• 1524- Giovanni da Verrazano sails along the New England coast, naming Rhode Island.
      • 1550 – European fur traders begin to filter into and hunt/ trap in the region.
      • 1602 – Bartholomew Gosnold and colonists arrive in New England, name Cape Cod and Martha’s Vineyard, and set up a colony that lasts only 22 days
      • 1620 – Plymouth Colony founded by the Mayflower pilgrims.
      • 1636 – Harvard College is founded in Boston, and is still the oldest institution of higher learning in the United States.
      • 1692 – Witch trials are held in Salem, Massachusetts.
      • 1773 – The Boston Tea Party occurs, and the British place Massachusetts under military rule.
      • 1775 – First shots of the Revolutionary War are fired at Lexington and Concord, forcing a British withdrawal.
      • 1777 – Vermont declares independence from Great Britain as a republic.
      • 1786-1787 – Shays’ Rebellion leads to breakdown of order in Massachusetts, and gives ammunition to supporters of a new Constitution.
      • 1787 – First American cotton mill is founded in Beverly, Massachusetts. Textile mills become a key New England industry.
      • 1830-1840 – Transcendentalists such as Ralph Waldo Emerson and Henry David Thoreau become prominent intellectual voices.
      • 1848- railroad builders came upon the skeleton of a whale on dry land in a 10,000-year-old layer of clay in Charlotte VT, south of Burlington VT.
      • 1850-1900 – Irish and Italian immigrants transform the demographics of the region, particularly in Boston, Massachusetts.
      • 2004 – Facebook is launched, initially limited to active students of Harvard University

Literature Review:

            When it came to answering the first question I went looking for articles on both types of food systems. I came across two articles one called “Food System Must Be Recreated through Cooperation” and the other called “Grace Communications Foundation.” Both of the articles provided a different perspective on some of the benefits and problems that each system has. The first article also presents ideas about how to go about creating a new cooperative food system which is an interesting idea that I personally think is an idea path we should look into more.

Food Inc. is a film that I feel helps point out the negative impacts that Conventional food systems have. As almost everyone who will be taking this class has seen the movie at some point or another while at NECI the ideas and issues presented should not be new to them.

Introduction to Jain Religion was my source to represent the sometimes extreme lengths that religion will go to, to tell its people what to eat.  I do understand that this is not my religion and just because I do not understand this religion does not mean that the beliefs illustrated are any less valid. When it comes to pointing out the different beliefs that effect a person’s diet I can’t think of a better example.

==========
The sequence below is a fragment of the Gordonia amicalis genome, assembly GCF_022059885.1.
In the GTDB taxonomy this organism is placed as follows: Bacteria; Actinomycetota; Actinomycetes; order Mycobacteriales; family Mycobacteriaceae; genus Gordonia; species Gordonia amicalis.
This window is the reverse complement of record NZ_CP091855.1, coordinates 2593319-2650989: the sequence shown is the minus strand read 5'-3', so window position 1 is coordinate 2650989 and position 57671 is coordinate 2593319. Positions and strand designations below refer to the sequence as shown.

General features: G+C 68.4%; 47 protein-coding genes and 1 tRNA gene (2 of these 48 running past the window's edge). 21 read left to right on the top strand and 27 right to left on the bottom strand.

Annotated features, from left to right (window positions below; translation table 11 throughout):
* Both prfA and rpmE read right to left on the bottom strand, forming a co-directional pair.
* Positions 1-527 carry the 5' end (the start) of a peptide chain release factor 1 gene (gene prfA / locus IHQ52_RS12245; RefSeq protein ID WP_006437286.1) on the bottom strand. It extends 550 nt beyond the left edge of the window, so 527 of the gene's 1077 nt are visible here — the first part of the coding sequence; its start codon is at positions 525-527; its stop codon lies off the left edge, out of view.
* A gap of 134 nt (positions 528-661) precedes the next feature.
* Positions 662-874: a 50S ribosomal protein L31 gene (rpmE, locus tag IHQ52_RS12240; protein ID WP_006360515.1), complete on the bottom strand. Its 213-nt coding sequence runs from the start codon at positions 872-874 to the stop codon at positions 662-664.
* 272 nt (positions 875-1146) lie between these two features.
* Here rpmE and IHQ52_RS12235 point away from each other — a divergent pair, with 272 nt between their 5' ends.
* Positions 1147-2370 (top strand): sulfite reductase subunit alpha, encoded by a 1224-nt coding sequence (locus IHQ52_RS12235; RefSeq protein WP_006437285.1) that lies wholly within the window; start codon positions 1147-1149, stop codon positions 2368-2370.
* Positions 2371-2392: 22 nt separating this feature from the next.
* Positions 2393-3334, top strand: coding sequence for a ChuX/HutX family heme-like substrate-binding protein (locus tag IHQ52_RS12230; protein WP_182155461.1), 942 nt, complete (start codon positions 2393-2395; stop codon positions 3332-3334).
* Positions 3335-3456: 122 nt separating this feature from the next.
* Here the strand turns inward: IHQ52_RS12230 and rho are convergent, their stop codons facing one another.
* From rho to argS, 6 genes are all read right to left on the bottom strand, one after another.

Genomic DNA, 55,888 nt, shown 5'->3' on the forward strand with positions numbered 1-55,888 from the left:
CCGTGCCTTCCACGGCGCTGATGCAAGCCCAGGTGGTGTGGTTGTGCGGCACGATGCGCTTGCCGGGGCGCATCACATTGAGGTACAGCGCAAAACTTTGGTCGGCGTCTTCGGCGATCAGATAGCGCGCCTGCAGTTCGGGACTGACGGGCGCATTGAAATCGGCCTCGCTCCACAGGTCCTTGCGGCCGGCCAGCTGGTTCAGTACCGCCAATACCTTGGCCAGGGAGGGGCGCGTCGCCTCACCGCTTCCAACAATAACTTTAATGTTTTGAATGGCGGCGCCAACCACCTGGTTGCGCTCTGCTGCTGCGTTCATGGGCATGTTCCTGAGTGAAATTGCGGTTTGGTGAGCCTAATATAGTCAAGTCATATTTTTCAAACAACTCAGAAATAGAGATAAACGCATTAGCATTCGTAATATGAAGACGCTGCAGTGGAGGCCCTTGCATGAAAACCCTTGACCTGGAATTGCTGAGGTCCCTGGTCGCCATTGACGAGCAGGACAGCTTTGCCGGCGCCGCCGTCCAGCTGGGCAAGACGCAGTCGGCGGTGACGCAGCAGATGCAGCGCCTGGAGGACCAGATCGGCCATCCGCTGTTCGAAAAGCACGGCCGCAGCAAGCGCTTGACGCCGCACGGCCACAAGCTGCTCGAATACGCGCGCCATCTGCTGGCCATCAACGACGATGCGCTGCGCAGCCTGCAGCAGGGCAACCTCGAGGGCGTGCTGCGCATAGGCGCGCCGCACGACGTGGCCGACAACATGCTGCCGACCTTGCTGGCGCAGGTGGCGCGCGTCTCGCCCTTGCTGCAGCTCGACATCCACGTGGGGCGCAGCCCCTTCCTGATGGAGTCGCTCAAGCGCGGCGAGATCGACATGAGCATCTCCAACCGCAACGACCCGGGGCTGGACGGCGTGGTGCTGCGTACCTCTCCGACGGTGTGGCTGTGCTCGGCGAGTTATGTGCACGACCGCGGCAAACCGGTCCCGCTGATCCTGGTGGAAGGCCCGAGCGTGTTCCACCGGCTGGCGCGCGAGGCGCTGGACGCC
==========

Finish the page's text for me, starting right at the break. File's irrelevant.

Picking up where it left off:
The maps presented on Exploring the Med provide a great resource for examining the movement and conquest of ancient peoples. On the Saracens Raids in the Mediterranean and the Christian Recovery (800-1100 AD) map we can see how the Arabs moved across most of Northern Africa and Spain and it is with this movement that we see the Arab influence in the eating habits of these conquered lands.

When it came time to create a timeline of events for New England I went out looking for a timeline or a list of historical events. I came across a list of many different events from the Timeline of New England History. The website had more tones of information on important events and even some not so important events like the creation of Facebook. This proved to be an excellent recourse to help me complete the timeline with events that I feel are important to the shaping of New England.

I used geographical and climate information present on the Wine Protocols Etiquette website to be an example of how both of these factors can play a part in the development of food systems.

 

 

Works Cited:

Food Inc. Dir. Robert Kenner. Magnolia Pictures, Participant Media, River Road Entertainment, 2008. DVD.

“Food System Must Be Recreated through Cooperation.” Agri-View. N.p., n.d. Web. 08 Jan. 2013.

“Grace Communications Foundation.” Local & Regional Food Systems. N.p., n.d. Web. 08 Jan. 2013.

“Introduction to Jain Religion – Jainism.” JainUniversity.org. N.p., n.d. Web. 08 Jan. 2013.

“Saracens Raids in the Mediterranean and the Christian Recovery (800-1100 AD).” Explore the Med. N.p., n.d. Web. 08 Jan. 2013.

“Timeline of New England History.” Timeline of New England History. N.p., n.d. Web. 09 Jan. 2013.

“World Wine Growing Regions.” Wine Protocols Etiquette. N.p., n.d. Web. 08 Jan. 2013.

 

Advertisements

Tags: , ,

No comments yet.

Leave a Reply

Fill in your details below or click an icon to log in:

WordPress.com Logo

You are commenting using your WordPress.com account. Log Out / Change )

Twitter picture

You are commenting using your Twitter account. Log Out / Change )

Facebook photo

You are commenting using your Facebook account. Log Out / Change )

Google+ photo

You are commenting using your Google+ account. Log Out / Change )

Connecting to %s

%d bloggers like this: